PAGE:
A recent recurring refrain around and about the comments sections is the notion that the Common Core standards are, in and of themselves, quite fine, and if we could just uncouple them from the testing and implementation regimens, all will be well. We need not throw the baby out with the bathwater, nor stand in the way of fine new standards just because their ugly testing step-cousin is trying to sneak through the door with them.

The CCSS are really pure and decent; we just need to find a good exorcist to cast the testing demon out of them.

I can remember thinking like that. I can remember looking at the standards and thinking, "Many of these are actually fine." (I should note that I teach at the high school level, not elementary.) In fact, one of my earliest complaints about the CCSS was that they were one more example of folks telling us to do things that we already did. And I don't think there's a teacher alive who wouldn't relish the promise of freedom to pursue the standards in any way they deemed best.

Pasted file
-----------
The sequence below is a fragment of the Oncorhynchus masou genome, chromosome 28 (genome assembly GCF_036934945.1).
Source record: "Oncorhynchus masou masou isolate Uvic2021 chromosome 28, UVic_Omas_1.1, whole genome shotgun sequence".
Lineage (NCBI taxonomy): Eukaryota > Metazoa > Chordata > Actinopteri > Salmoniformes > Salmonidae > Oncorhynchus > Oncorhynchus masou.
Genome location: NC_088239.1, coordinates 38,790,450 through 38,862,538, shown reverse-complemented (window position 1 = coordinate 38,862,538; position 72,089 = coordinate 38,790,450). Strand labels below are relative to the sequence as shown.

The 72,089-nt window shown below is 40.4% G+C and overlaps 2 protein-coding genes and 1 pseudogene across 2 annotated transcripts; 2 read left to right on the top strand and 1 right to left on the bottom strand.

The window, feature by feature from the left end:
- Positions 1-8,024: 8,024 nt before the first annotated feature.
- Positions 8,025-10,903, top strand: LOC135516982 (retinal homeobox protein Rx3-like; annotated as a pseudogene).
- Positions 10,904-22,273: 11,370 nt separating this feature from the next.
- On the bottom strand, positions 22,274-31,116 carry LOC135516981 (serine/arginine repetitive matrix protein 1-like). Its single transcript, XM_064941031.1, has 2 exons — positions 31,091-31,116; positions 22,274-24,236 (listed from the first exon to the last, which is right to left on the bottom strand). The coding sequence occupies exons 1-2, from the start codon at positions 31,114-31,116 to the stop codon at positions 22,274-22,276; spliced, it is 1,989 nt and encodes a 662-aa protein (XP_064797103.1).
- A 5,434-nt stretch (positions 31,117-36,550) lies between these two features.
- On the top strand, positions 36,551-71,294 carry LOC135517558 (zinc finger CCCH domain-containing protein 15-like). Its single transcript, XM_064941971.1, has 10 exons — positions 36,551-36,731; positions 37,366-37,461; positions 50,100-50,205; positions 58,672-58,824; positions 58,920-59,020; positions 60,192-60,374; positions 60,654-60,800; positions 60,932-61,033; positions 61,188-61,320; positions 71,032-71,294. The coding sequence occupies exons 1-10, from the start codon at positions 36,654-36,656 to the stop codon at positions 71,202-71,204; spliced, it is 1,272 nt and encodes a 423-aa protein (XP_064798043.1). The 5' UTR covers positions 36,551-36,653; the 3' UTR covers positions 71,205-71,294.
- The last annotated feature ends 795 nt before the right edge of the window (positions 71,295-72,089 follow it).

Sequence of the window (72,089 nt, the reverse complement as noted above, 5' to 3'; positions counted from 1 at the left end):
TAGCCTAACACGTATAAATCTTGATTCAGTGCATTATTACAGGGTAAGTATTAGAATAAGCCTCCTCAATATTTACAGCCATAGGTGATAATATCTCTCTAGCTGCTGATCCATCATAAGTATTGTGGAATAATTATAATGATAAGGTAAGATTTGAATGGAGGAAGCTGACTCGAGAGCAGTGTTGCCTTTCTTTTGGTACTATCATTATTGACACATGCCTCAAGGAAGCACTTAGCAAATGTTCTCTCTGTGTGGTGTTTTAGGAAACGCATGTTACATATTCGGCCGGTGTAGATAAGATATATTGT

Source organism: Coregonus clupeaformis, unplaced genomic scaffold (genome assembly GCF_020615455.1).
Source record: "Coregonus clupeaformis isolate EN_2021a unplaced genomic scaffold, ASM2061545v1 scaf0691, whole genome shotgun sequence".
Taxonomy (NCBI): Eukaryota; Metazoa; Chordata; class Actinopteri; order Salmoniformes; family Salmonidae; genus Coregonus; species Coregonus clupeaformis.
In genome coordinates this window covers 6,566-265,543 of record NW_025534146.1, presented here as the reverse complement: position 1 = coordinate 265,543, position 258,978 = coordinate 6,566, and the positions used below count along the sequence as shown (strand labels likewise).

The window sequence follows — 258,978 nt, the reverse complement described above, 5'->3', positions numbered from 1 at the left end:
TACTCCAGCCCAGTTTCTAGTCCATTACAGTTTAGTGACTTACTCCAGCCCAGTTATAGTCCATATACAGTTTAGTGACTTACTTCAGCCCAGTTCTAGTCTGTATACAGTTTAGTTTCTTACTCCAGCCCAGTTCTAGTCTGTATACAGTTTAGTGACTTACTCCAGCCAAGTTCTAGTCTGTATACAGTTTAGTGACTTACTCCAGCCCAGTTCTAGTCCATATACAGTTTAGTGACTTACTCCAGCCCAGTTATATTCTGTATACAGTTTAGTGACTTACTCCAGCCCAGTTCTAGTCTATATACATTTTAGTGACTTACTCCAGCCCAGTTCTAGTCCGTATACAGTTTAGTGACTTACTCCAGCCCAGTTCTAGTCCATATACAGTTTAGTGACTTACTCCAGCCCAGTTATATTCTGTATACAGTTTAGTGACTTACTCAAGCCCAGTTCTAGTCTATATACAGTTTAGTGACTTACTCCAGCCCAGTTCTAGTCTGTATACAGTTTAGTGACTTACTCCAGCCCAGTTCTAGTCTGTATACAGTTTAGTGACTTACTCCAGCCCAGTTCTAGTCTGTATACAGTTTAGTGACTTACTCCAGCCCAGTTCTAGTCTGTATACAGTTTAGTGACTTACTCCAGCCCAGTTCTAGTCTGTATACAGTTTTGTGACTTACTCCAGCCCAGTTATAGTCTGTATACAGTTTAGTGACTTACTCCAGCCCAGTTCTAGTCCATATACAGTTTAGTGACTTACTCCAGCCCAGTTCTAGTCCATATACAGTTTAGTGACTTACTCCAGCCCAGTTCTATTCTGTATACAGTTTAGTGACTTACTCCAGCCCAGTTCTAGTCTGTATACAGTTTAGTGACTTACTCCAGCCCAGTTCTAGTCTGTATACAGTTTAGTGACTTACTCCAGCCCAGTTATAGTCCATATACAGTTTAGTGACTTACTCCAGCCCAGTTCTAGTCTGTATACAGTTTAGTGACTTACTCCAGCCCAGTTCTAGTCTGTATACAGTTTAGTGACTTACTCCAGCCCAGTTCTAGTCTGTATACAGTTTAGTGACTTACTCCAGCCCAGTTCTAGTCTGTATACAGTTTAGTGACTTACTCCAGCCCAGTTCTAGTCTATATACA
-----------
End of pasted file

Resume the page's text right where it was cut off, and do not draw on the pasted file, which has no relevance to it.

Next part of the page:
"You know," I thought at one point. "If it were possible to just use these standards as a rough guide to follow as a thought best, and we got the government to stop testing, I could live with this."

And that was the moment when I knew that, no, the CCSS were not pure of heart and I would never learn to love them.

Because what would decoupling look like, after all? What incantation would exorcise the testing demons? Would teachers go to government and say, "Thank you for these guidelines. Trust us-- we will use our best professional judgment and produce the best-educated generation of students ever. Just step back and watch us work." No, that would never work, and it would never work because the CCSS are not for us. They never were.